And no line was funnier than the admission, that not a single legal instrument of suppressing free speech that is being used by the BJP has had to be created by them - they had already been created by and used by the Congress.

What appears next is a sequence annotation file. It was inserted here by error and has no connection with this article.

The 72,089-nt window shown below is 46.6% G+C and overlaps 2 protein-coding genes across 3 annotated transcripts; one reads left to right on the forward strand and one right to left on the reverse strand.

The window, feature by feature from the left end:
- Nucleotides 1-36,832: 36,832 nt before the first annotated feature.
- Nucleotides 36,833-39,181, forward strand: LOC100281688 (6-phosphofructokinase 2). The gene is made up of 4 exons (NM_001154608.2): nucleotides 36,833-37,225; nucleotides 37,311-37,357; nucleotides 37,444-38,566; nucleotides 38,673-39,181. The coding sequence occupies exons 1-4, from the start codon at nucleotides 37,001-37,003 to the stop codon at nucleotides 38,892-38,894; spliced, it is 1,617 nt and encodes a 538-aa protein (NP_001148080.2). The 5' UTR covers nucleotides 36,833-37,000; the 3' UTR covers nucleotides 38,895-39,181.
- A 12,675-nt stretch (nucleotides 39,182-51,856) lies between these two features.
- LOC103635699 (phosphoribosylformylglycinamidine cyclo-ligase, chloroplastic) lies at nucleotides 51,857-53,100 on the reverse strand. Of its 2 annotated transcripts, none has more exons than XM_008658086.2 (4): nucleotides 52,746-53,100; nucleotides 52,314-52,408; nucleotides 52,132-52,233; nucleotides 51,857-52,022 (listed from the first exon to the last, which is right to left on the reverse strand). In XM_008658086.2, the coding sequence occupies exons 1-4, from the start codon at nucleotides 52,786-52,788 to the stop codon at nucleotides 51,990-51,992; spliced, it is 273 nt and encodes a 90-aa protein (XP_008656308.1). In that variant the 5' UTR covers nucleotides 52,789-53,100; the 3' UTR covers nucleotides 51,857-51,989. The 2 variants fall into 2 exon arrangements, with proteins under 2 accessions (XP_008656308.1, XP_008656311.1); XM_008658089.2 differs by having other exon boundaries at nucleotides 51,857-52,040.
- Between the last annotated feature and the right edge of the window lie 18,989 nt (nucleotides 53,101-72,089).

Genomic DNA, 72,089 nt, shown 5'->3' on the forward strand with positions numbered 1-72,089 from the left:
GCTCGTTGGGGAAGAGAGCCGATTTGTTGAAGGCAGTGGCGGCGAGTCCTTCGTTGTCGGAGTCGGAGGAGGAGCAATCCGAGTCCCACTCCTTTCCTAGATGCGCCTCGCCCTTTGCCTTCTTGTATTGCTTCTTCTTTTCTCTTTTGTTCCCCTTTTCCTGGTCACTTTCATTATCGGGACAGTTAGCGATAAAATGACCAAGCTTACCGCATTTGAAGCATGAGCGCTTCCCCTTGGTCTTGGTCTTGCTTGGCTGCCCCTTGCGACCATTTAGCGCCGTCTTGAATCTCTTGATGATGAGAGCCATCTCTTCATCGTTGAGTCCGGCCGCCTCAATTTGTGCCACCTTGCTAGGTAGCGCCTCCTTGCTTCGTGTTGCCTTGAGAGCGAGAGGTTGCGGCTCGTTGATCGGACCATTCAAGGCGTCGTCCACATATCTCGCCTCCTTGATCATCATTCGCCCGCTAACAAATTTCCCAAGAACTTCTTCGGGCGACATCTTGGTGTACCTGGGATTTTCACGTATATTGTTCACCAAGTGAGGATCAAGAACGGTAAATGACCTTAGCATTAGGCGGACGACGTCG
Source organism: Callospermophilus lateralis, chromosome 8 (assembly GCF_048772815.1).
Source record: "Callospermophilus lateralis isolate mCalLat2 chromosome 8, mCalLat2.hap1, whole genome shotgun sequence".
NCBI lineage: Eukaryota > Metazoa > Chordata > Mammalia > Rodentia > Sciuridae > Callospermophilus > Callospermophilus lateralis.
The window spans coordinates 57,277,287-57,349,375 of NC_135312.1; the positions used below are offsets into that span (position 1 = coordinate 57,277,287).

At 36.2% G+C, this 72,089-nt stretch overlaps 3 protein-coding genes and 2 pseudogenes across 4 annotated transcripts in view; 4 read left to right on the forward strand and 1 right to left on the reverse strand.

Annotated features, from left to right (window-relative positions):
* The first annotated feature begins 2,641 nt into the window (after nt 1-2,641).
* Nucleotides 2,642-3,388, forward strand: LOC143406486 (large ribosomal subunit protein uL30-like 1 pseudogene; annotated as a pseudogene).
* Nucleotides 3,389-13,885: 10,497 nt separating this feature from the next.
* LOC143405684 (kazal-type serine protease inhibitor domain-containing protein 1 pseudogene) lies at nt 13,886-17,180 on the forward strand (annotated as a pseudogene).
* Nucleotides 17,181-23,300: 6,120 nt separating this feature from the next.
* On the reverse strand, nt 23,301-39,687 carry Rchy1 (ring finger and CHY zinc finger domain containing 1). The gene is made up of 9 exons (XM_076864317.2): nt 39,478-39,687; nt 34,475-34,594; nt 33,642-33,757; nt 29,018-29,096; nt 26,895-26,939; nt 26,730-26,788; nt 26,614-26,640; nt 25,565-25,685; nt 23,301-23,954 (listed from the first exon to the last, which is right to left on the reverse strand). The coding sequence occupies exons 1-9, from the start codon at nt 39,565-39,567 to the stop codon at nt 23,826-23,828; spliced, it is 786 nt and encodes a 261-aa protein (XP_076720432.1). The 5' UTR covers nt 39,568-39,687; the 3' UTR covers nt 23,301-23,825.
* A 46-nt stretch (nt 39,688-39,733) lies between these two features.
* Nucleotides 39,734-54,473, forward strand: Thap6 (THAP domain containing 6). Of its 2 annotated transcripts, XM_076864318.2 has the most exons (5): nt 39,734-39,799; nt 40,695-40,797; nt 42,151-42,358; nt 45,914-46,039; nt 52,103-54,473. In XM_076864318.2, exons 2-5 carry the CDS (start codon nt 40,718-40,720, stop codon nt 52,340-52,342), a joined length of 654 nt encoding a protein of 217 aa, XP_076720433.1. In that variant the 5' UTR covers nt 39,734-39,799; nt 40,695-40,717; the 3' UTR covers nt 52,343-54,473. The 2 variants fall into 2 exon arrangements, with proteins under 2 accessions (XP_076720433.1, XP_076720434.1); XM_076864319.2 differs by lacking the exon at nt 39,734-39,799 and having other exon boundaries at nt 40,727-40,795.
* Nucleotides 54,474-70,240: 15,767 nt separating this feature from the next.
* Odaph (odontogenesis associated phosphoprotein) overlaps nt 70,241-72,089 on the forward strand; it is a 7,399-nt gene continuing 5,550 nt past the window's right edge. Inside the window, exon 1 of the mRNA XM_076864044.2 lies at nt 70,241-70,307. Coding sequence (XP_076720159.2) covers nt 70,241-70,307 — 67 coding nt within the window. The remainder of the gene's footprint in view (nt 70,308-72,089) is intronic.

To conclude, I found the speech to be extremely educative and illuminating. It was also refreshing to see a self proclaimed liberal giving an honest account of the various anti free speech positions taken by progressives in the past. While I agree with his broad conclusion that the mutual respect model of not offending will no longer work in this digital age, it will take a lot more than one Pratap Bhanu Mehta speech, for India's elites to confront the sins of omissions and commissions of their own side, in both the past and present state of free speech, before earning the moral authority to pontificate on this issue.